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Dawid Kuroczko wrote:
| If you still have a chance, could you do tests with other journaling
| options for ext3 (journal=writeback, journal=data)?  And could you
| give figures about performace of other IO elevators?  I mean, you
| wrote that anticipatory is much wore -- how much worse? :)  Could
| you give numbers for deadline,anticipatory,cfq elevators? :)
| And, additionally would it be possible to give numbers for bonnie++
| results?  To see how does pgbench to bonnie++ relate?

Hello, list.

I've been thinking on this one for a while - I'm not sure as to what
ratio pgbench has with regard to stressing CPU vs. I/O. There is one
thing that's definitely worth mentioning though: in the tests that I've
been doing with bonnie++ and iozone at my former job, while building a
distributed indexing engine, jfs was the one filesystem with the least
strain on the CPU, which might be one of the deciding factors in making
it look good for a particular workload.

I'm afraid I don't have any concrete figures to offer as the material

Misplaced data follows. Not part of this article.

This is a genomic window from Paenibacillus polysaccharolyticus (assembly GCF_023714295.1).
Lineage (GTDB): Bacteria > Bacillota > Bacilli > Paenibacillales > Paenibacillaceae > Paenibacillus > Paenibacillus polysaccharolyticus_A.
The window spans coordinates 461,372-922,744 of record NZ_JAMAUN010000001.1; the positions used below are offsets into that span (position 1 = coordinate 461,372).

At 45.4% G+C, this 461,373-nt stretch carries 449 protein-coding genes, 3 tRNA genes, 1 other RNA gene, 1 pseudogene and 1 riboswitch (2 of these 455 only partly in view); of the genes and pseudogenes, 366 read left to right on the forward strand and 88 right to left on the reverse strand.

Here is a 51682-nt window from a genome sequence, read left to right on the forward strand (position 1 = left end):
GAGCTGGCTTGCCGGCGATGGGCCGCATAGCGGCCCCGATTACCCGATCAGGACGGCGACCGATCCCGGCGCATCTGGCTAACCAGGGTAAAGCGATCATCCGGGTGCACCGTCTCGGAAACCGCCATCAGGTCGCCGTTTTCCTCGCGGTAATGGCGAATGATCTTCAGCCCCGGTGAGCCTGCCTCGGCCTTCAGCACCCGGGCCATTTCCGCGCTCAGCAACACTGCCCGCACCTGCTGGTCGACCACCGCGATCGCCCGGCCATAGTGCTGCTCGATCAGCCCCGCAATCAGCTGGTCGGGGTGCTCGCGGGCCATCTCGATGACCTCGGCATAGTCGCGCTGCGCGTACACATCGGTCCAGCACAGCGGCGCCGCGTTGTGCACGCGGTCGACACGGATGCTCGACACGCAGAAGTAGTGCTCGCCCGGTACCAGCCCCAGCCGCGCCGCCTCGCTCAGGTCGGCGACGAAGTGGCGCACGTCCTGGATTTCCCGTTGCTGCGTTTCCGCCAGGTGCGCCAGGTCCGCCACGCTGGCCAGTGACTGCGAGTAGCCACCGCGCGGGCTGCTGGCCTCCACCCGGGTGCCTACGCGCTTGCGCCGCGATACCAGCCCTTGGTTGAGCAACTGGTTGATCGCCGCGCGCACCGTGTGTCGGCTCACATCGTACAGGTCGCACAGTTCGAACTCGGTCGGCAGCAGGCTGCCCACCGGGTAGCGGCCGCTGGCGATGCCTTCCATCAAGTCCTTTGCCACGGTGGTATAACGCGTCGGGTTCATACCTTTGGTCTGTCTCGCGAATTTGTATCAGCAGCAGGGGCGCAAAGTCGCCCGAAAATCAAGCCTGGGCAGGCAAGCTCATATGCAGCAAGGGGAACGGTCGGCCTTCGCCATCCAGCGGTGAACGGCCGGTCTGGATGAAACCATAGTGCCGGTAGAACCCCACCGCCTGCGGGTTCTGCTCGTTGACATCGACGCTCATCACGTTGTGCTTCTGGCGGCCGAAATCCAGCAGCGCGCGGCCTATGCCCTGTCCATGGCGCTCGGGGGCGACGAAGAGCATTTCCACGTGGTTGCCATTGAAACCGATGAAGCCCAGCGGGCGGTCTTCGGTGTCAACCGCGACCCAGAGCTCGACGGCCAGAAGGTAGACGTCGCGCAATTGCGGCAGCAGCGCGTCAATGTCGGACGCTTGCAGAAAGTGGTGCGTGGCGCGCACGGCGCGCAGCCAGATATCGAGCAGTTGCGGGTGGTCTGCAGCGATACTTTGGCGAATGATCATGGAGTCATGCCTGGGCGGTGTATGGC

itself was classified. I can tell though that we've been comparing it
with both ext2 and ext3, as well as xfs, and notably, xfs was the worst
CPU hog of all. The CPU load difference between jfs and xfs was about
10% in favor of jfs in all random read/write tests, and the interesting
thing is, jfs managed to shuffle around quite a lot of data: the
mbps/cpu% ratio in xfs was much worse. As expected, there wasn't much
difference in block transfer tests, but jfs was slightly winning in the
area of CPU consumption and slightly lagging in the transfer rate field.

What is a little bit concerning though, is the fact that some Linux
distributors like SuSE have removed jfs support from their admin tooling
<quote>due to technical problems with jfs</quote>

I'm curious as to what this means - did they have problems integrating
it into their toolchain or are there actual problems going on in jfs

Kind regards,
- --
Grega Bremec
gregab at p0f dot net
Version: GnuPG v1.2.4 (GNU/Linux)


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